David Brock, the former conservative journalist turned Democratic operative, says that Hillary Clinton lost to Donald Trump, in part, because she was “poorly advised” by her campaign.
Brock, who heads the group Media Matters and operated the pro-Clinton super PAC Correct the Record, offered that candid assessment and others in a podcast interview with Politico’s Glenn Thrush.
In addition to slamming Clinton’s professional campaign hands, Brock acknowledged that his own sister voted for Donald Trump. He also blasted the media over its coverage of the campaign, calling the press “animals.”
Notably, Brock did not blame FBI director James Comey or Russian cyber attacks for Clinton’s loss, as have some campaign veterans.
“I say she was poorly advised,” Brock told Thrush of Clinton. “There was a slow-motion swift boating of Hillary Clinton in ’15. I know you think Democrats would have learned from ’04, but no.”
“What could one have done?” the operative continued, adding that “the lesson of the swift boating thing was to lean in.”
Brock was a prominent figure throughout the campaign. He appeared often on TV to defend Clinton over the various scandals that plagued her candidacy. During those appearances he refused, often to the exasperation of his hosts, to acknowledge that Clinton did anything wrong by using a private email server as secretary of state.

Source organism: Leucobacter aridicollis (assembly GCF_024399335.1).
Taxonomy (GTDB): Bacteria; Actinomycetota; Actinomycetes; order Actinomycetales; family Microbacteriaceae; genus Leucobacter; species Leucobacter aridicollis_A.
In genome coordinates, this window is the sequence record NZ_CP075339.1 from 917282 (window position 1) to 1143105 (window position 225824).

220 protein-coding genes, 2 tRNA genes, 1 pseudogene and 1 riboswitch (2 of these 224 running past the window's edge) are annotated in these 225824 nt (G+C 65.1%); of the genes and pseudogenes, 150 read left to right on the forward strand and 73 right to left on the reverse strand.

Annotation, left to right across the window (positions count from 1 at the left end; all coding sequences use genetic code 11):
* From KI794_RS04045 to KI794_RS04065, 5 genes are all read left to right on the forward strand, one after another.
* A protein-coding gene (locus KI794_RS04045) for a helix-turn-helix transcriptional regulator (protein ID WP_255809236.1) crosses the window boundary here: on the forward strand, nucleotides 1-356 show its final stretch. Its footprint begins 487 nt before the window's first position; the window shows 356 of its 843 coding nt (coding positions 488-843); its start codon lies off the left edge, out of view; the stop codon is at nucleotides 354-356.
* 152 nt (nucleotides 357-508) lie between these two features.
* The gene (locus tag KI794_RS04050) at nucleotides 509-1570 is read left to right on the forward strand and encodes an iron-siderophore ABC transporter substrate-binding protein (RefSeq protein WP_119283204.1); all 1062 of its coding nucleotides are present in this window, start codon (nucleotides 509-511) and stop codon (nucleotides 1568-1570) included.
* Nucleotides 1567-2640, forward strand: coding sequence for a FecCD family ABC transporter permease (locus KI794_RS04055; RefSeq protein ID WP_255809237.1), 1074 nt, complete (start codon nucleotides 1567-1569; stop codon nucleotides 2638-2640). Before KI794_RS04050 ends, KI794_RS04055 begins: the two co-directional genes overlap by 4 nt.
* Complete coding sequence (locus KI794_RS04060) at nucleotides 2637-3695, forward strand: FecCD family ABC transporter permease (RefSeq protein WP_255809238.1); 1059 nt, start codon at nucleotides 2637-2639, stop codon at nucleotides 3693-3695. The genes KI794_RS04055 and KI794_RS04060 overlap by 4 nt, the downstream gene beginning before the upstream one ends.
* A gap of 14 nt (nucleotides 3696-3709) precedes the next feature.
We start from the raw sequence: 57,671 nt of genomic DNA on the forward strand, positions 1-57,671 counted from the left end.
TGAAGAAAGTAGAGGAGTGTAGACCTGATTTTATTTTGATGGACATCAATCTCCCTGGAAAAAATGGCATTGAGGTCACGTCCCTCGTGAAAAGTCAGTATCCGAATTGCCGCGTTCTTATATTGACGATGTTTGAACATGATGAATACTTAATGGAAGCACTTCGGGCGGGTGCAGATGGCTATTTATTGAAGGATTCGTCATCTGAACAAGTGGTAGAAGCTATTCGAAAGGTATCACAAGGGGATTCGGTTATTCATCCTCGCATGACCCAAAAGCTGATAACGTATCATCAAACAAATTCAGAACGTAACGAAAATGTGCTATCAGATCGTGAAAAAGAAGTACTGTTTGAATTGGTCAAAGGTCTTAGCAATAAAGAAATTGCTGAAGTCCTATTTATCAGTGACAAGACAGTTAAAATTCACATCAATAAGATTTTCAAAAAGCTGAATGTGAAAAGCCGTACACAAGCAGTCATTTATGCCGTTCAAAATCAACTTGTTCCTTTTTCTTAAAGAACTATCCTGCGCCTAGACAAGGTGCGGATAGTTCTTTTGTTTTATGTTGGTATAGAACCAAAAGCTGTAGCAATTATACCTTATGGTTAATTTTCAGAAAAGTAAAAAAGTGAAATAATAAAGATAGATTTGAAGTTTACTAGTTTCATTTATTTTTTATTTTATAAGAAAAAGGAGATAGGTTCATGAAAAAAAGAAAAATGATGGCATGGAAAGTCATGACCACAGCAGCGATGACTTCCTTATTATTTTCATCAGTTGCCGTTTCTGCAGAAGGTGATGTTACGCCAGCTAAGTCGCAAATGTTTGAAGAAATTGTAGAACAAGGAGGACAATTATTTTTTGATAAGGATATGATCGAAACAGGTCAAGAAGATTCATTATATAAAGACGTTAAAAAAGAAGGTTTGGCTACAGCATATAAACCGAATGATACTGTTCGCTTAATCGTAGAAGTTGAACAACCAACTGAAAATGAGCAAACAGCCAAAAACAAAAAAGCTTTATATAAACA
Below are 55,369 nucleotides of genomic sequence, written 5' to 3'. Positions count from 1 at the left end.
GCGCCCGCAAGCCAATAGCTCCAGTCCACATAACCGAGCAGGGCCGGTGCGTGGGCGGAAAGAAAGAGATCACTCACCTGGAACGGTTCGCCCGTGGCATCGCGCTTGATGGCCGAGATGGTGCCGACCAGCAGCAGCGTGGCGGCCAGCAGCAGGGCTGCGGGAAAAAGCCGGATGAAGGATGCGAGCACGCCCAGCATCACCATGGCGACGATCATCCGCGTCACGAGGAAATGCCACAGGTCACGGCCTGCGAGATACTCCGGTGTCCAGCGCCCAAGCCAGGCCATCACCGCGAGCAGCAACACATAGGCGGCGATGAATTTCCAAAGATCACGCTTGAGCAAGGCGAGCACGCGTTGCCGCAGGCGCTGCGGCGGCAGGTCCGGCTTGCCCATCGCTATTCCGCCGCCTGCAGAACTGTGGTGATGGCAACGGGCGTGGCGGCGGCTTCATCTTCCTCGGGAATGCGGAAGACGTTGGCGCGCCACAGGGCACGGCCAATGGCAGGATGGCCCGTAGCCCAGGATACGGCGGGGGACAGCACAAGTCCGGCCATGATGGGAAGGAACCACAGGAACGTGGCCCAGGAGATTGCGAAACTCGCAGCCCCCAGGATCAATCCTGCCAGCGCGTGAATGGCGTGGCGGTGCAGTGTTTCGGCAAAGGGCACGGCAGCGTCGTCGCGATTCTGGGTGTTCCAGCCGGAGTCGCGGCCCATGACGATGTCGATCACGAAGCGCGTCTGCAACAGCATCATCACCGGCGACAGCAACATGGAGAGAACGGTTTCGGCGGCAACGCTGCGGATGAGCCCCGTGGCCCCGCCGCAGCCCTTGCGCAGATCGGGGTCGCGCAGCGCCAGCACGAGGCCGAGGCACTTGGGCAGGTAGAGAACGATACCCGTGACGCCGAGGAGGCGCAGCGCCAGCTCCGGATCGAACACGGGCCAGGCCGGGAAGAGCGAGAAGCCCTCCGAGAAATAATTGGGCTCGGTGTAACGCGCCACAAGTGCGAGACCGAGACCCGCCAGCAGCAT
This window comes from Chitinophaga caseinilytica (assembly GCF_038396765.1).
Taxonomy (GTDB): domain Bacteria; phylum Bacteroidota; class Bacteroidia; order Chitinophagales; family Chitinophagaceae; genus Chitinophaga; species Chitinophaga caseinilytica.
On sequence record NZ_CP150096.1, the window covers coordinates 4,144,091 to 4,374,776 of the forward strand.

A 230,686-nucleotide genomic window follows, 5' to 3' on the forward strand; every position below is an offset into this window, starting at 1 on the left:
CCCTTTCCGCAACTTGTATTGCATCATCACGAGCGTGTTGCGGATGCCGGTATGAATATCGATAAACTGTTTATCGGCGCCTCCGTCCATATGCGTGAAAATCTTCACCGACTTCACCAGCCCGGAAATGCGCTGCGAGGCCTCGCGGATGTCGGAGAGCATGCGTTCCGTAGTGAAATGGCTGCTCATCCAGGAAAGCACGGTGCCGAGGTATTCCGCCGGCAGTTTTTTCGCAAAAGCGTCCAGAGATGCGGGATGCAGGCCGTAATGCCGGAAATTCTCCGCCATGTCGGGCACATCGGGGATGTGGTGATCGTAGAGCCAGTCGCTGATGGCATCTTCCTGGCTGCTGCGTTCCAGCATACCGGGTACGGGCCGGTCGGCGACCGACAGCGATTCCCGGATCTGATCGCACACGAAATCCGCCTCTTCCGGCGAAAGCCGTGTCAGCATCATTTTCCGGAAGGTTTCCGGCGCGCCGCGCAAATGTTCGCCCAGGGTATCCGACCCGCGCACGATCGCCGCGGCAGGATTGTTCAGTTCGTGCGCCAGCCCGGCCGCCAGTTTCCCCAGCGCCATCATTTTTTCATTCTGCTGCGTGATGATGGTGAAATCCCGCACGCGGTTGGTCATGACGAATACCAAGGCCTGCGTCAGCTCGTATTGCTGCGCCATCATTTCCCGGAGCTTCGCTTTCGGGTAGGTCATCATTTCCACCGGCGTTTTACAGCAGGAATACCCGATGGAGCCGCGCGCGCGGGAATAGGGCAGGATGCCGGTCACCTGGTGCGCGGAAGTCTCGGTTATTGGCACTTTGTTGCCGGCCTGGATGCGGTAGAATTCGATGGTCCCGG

“She should have just said, in my opinion, ‘This was allowed,’” Brock told Thrush. “I wouldn’t have apologized. Once you apologize, then the press wants you to get down on your knees and say you’re sorry. They are not appeasable. Trump apologized for nothing, including the horrible tape, right? No apology.”
Brock also took aim at the Clinton campaign’s digital operations and at what he said was a lack of a strategy to combat Vermont Sen. Bernie Sanders.
Brock, who rose to prominence in the 1990s with a series of anti-Bill Clinton stories for The American Spectator, said he talked to the former president in January or February about the need to beef up the campaign’s online operations.
“I talked to him about the fact that the campaign had no discernable online strategy,” Brock told Thrush. “I said, ‘There’s something wrong in the digital operation because it’s not connecting. Sanders is connecting.’ They were slow to realize Sanders was connecting. And I said, ‘Something has to be done.’ And so nothing was done.”
Brock begrudgingly tipped his hat to the Trump campaign for its handling of the release of an “Access Hollywood” tape from 2005 in which Trump was heard speaking in vulgar terms about women. The campaign’s efforts to paint the comments as benign locker room banter worked on his own sister, Brock admitted.
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